On the Threshold

The night we were married, Nelson’s grandfather died. I remember arriving the next morning for the post-wedding brunch, and each of Nelson’s aunts and uncles arriving with the news. I remember also the huddled conversation, as arrangements were discussed and decisions were made, while wedding guests came and wentand egg casseroles were served and gifts were opened. And then we stood on the threshold, getting ready to leave for our honeymoon, and Nelson hesitated. Should he stay? There was a funeral to attend, an honored loved one to bury,a grandfather to say goodbye to. And at the same time, there were hotel rooms booked, the Oregon Coast to visit, a marriage to begin. To which direction should he set his face?

Jesus has set his face toward Jerusalem. I think that phrase has a sense of determination about it. He has set his face to go to Jerusalem – he is determined to get to Jerusalem, to carry out the mission that he has before him.

But it’s confusing for the people around him. The disciples still have the idea that a Messiah means an earthly ruler, a revolution, overthrowing the Romans and reestablishing the Davidic Kingdom. They think this trip to Jerusalem is going to be some kind of retribution trail, smiting enemies and gathering supporters until they march into Jerusalem triumphant on Palm Sunday. As far as they can see, Holy Week is not on the radar, Good Friday is not a possibility, and the cross is not to be thought of.

That’s why this series of vignettes seems so strange.

Jesus and the people around him are working on two different sets of assumptions. Jesus knows that he is going up to Jerusalem to die.Those around him think they are marching to a human victory, the glory of battle. So when they come to Samaria, and the Samaritans will not receive them, the disciples see this as some sort of proof – Samaritans are not pure, maybe, not to be part of this new earthly Kingdom. The Samaritans, for their part, do not worship in Jerusalem, they have their own holy place, their own Temple. So when they see that Jesus is set for Jerusalem, they seem to make the same assumption that the disciples make.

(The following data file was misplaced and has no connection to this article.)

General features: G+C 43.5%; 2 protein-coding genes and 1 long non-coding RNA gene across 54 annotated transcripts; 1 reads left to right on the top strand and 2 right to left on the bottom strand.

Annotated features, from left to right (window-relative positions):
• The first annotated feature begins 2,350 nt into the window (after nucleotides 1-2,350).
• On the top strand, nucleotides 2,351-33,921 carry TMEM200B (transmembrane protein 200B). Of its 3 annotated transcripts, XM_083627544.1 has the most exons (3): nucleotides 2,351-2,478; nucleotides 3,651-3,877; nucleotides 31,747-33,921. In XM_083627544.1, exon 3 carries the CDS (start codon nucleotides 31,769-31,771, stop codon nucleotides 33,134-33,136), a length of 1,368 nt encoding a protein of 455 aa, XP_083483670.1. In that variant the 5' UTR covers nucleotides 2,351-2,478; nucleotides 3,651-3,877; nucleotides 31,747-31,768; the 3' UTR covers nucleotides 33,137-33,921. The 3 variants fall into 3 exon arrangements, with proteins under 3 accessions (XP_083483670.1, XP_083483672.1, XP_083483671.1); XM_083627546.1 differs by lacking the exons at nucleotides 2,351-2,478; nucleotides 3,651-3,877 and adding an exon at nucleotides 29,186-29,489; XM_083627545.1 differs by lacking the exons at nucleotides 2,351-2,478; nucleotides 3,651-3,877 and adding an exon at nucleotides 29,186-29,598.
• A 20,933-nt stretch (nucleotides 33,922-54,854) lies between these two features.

Jesus is not for them.

They send him on their way. But, while Jesus simply rebukes the disciples for wanting to destroy the Samaritans, he is not done with them yet. This coming Sunday’s story is all about the Good Samaritan, and we will see that Jesus is working on a whole different level. In the meantime, Jesus is still on the move.

Next comes this weird series of exchanges.

First one person offers allegiance, “I will follow you anywhere.” For us who know where Jesus is really headed, this sounds like an audacious profession of faith. But remember that we know what those around Jesus don’t. They don’t know about Holy Week. They are still thinking we’re heading for triumph in Jerusalem. So “I’ll follow you anywhere” maybe means something more like, “I’d like a cabinet position, please.” Get in on the ground floor of this movement and good things will come! Jesus’ response must be so confusing to this person! “the Son of Man has nowhere to lay his head”? What does that mean?What does that have to do with glory and the kingdom?

The next person Jesus speaks to is invited to follow. But when this guy wants to first bury his father, Jesus appears to have no patience. “Let the dead bury their dead; but as for you, go and proclaim the Kingdom of God!” This feels harsh, even cruel. To tell this man to ignore the claims of family, tradition, and honor, not to mention the claims of love, much less the fourth commandment to honor your father and mother! It’s outrageous!